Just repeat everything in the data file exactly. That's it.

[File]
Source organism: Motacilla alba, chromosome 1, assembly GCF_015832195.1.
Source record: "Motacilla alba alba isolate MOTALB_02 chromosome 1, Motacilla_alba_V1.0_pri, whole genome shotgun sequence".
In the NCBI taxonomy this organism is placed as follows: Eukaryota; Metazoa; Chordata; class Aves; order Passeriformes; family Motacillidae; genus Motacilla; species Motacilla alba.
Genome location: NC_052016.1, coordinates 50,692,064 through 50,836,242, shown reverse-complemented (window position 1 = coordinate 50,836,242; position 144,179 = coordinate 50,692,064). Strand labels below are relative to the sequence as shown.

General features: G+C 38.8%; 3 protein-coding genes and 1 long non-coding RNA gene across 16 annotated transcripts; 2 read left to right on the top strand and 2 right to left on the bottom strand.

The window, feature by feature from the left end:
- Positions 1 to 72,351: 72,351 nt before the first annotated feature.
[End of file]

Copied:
Source organism: Motacilla alba, chromosome 1, assembly GCF_015832195.1.
Source record: "Motacilla alba alba isolate MOTALB_02 chromosome 1, Motacilla_alba_V1.0_pri, whole genome shotgun sequence".
In the NCBI taxonomy this organism is placed as follows: Eukaryota; Metazoa; Chordata; class Aves; order Passeriformes; family Motacillidae; genus Motacilla; species Motacilla alba.
Genome location: NC_052016.1, coordinates 50,692,064 through 50,836,242, shown reverse-complemented (window position 1 = coordinate 50,836,242; position 144,179 = coordinate 50,692,064). Strand labels below are relative to the sequence as shown.

General features: G+C 38.8%; 3 protein-coding genes and 1 long non-coding RNA gene across 16 annotated transcripts; 2 read left to right on the top strand and 2 right to left on the bottom strand.

The window, feature by feature from the left end:
- Positions 1 to 72,351: 72,351 nt before the first annotated feature.